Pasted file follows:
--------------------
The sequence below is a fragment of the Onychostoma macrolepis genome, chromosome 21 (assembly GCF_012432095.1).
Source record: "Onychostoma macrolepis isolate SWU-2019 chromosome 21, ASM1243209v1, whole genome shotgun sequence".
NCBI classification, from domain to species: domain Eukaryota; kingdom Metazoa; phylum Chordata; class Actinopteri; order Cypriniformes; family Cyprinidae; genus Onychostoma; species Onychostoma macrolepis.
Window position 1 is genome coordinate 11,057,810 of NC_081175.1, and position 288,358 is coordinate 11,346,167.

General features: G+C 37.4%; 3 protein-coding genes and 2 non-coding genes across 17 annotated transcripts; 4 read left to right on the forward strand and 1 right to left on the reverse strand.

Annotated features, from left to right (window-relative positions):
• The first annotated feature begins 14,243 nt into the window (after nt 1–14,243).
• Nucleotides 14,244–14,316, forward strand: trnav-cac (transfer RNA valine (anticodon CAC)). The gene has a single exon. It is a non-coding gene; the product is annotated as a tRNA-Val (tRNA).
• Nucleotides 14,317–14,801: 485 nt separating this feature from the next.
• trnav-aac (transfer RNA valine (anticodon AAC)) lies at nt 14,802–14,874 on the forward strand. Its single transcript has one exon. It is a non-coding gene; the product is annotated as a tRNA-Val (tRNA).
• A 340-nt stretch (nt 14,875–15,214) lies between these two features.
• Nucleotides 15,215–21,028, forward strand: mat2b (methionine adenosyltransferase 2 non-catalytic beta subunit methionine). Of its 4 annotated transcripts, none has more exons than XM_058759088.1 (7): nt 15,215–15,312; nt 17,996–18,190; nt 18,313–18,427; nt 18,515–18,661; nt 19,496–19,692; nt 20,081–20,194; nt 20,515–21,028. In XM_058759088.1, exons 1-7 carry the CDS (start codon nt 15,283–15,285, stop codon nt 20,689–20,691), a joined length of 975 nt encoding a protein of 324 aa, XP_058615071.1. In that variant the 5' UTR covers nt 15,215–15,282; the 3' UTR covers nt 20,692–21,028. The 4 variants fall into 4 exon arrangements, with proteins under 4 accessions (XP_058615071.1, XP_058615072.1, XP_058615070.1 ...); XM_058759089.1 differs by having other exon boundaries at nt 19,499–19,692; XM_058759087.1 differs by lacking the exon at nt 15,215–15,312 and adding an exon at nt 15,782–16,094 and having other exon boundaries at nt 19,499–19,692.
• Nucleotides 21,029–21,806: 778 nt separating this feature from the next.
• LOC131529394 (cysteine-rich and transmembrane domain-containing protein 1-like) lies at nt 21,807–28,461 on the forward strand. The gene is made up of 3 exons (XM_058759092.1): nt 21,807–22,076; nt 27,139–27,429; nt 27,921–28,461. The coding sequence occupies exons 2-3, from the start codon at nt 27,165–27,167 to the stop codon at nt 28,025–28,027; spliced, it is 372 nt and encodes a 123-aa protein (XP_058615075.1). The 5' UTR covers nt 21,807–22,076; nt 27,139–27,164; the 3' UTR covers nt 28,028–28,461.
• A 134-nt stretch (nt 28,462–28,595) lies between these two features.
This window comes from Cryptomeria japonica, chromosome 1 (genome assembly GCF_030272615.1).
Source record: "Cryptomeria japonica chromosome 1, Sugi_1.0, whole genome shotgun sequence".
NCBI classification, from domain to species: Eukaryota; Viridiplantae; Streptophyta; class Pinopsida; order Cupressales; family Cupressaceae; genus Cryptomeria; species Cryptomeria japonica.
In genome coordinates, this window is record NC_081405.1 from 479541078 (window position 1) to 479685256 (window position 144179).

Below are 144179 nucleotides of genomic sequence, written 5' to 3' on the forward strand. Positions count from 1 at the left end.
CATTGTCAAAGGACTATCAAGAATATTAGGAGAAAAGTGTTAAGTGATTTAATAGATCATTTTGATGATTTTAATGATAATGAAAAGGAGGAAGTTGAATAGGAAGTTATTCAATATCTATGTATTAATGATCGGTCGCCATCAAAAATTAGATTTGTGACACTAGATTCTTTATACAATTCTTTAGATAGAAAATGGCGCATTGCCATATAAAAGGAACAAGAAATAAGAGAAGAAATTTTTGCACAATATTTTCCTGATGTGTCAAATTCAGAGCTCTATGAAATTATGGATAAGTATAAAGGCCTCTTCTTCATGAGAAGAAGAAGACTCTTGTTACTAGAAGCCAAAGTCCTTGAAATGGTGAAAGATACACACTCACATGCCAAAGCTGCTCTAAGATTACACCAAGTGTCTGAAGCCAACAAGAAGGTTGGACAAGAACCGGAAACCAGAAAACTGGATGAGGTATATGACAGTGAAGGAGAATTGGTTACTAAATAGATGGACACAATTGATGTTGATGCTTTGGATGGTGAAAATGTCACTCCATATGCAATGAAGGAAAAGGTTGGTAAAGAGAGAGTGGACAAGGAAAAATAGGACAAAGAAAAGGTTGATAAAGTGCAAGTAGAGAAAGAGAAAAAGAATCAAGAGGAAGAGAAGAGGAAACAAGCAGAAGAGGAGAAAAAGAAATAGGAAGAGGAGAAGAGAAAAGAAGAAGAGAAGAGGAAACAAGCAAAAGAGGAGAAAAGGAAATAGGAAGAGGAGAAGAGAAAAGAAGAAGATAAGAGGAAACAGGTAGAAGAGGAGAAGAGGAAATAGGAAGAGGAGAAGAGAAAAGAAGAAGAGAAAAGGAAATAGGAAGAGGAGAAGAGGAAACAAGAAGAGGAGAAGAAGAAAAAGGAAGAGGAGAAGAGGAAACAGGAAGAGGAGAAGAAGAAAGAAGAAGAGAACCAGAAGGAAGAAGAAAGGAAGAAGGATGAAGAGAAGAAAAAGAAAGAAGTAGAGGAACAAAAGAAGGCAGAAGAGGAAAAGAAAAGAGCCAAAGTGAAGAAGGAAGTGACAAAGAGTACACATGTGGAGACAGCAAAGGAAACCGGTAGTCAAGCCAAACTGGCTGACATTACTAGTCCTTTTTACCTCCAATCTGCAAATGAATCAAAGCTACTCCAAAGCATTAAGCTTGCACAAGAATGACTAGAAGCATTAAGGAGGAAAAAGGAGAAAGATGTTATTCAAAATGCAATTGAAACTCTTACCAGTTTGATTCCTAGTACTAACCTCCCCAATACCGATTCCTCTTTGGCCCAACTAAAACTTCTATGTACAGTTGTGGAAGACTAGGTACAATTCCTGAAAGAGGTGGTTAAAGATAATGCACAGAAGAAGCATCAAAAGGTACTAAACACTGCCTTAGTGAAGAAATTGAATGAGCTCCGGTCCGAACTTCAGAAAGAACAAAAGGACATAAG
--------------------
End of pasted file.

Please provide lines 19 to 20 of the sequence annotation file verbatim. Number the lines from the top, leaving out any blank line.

In genome coordinates, this window is record NC_081405.1 from 479541078 (window position 1) to 479685256 (window position 144179).

Below are 144179 nucleotides of genomic sequence, written 5' to 3' on the forward strand. Positions count from 1 at the left end.